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Coping with disparity: continuity and discontinuity in economic policy since unification
chapterposted on 05.08.2014, 13:39 by Jeremy Leaman
Fourteen years on, Germany remains an abnormal state in which many of the features of abnormality have become firmly entrenched, i.e. normalised. This is the best approximation to a shorthand characterisation of Germany’s political economy in 2004. Whatever features of ‘normalisation’/ homogenisation/ standardisation or convergence with an EU or OECD ‘norm’ can be adduced for Germany, there are features of abnormality which persist; these arguably set the Federal Republic apart from comparator states. In this paper, I only intend to examine selective aspects of economic policy, but there is little doubt that these have been and continue to be significantly affected by Germany’s abnormal features: the uniqueness of the German Question in European history, the trauma of European genocide, defeat, dismemberment and separation, national division along the systemic fault-line between ‘East’ and ‘West’, its – in part unwelcome – role as hegemonic ‘first among equals’ within the EU, and then Unification: the first and as yet only experiment in which a state socialist society was reabsorbed into a prosperous capitalist economy.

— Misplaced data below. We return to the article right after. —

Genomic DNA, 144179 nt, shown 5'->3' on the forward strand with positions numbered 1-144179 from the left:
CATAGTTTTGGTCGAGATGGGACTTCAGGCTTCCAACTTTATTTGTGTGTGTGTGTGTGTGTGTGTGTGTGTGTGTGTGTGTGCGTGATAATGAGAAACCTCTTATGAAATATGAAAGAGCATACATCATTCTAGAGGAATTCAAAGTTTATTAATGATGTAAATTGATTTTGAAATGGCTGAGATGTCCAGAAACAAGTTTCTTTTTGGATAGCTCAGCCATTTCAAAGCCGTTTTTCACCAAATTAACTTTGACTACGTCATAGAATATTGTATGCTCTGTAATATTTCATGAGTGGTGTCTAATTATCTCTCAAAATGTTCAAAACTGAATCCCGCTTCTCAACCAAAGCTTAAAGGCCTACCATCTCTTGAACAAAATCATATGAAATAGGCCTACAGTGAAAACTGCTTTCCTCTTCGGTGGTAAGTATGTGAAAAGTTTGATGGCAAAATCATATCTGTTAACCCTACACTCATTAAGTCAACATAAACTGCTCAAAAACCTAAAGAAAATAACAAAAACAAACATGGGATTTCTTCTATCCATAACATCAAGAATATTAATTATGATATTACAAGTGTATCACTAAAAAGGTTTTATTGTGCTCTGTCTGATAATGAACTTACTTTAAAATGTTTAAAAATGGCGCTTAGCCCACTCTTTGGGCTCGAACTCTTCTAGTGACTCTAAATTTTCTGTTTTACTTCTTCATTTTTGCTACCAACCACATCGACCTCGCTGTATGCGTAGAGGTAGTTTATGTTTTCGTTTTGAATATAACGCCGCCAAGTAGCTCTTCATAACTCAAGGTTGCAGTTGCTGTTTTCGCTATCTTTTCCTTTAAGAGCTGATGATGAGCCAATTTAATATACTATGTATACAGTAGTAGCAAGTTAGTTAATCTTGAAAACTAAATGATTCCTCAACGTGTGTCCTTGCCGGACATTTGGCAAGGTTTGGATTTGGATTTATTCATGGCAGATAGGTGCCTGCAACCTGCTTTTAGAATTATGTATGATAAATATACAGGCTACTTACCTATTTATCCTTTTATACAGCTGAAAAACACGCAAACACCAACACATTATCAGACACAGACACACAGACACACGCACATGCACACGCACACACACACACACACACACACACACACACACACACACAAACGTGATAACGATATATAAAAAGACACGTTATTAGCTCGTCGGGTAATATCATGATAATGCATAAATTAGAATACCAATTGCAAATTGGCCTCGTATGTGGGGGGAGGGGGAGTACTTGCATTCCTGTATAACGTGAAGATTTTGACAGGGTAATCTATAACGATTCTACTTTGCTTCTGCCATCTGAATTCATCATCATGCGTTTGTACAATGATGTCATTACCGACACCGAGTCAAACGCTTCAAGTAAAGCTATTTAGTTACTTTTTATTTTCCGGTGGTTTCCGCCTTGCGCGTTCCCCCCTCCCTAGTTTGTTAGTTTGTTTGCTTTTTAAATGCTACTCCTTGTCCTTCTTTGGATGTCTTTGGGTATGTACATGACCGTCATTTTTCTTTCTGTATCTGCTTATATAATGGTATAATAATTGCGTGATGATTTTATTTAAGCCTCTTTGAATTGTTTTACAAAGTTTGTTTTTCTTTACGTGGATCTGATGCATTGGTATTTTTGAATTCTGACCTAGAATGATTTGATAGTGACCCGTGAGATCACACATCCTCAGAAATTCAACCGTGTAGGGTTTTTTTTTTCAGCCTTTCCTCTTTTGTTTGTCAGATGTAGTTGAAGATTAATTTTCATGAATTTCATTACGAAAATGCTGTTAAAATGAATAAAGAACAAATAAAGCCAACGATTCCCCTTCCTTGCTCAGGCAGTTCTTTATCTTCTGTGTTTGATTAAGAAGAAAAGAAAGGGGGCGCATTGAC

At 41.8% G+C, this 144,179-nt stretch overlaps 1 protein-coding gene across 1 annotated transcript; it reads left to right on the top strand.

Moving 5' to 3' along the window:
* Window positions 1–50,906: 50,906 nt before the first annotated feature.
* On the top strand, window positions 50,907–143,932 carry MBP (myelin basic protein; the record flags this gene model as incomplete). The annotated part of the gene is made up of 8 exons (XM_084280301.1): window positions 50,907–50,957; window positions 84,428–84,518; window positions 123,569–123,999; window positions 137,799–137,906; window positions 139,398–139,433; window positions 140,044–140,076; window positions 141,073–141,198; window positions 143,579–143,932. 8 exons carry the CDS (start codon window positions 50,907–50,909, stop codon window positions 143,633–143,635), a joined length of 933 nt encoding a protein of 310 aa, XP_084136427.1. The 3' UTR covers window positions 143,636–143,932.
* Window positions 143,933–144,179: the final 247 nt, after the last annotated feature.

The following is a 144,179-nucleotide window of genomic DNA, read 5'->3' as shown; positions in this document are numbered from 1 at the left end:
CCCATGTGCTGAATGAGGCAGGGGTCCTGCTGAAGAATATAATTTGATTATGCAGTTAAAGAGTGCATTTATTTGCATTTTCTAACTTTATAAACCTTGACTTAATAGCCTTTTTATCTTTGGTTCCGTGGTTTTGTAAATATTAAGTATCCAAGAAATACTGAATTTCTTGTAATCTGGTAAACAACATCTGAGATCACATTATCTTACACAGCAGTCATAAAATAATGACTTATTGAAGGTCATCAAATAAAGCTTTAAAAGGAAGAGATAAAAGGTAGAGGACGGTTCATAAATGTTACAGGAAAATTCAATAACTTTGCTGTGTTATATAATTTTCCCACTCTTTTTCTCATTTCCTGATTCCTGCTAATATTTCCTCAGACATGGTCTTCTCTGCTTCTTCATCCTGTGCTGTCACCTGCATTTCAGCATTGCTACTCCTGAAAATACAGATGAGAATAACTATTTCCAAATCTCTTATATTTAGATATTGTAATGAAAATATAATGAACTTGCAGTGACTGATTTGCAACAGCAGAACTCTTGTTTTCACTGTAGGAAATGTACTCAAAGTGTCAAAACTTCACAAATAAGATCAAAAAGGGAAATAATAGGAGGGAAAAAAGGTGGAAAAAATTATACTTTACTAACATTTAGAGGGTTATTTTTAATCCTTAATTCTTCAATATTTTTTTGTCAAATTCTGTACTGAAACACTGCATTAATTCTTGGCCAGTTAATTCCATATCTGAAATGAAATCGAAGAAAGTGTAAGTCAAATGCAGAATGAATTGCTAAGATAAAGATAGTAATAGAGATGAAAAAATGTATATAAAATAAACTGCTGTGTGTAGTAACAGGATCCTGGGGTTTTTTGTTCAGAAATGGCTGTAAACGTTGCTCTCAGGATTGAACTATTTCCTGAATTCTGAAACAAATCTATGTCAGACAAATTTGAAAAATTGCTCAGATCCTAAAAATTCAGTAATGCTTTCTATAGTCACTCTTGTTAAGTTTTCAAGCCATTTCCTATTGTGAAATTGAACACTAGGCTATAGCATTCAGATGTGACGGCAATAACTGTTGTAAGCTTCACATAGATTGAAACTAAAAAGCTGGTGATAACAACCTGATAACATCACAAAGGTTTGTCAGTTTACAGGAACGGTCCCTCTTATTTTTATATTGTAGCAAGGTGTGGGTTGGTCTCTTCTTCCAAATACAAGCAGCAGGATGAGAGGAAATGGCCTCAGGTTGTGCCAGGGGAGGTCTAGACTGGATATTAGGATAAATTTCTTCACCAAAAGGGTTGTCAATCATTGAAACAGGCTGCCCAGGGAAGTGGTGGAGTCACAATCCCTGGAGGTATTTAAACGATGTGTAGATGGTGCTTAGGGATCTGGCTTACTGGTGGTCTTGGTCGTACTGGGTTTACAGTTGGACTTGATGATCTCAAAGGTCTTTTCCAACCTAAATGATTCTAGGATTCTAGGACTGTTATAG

- Social Sciences
- Politics and International Studies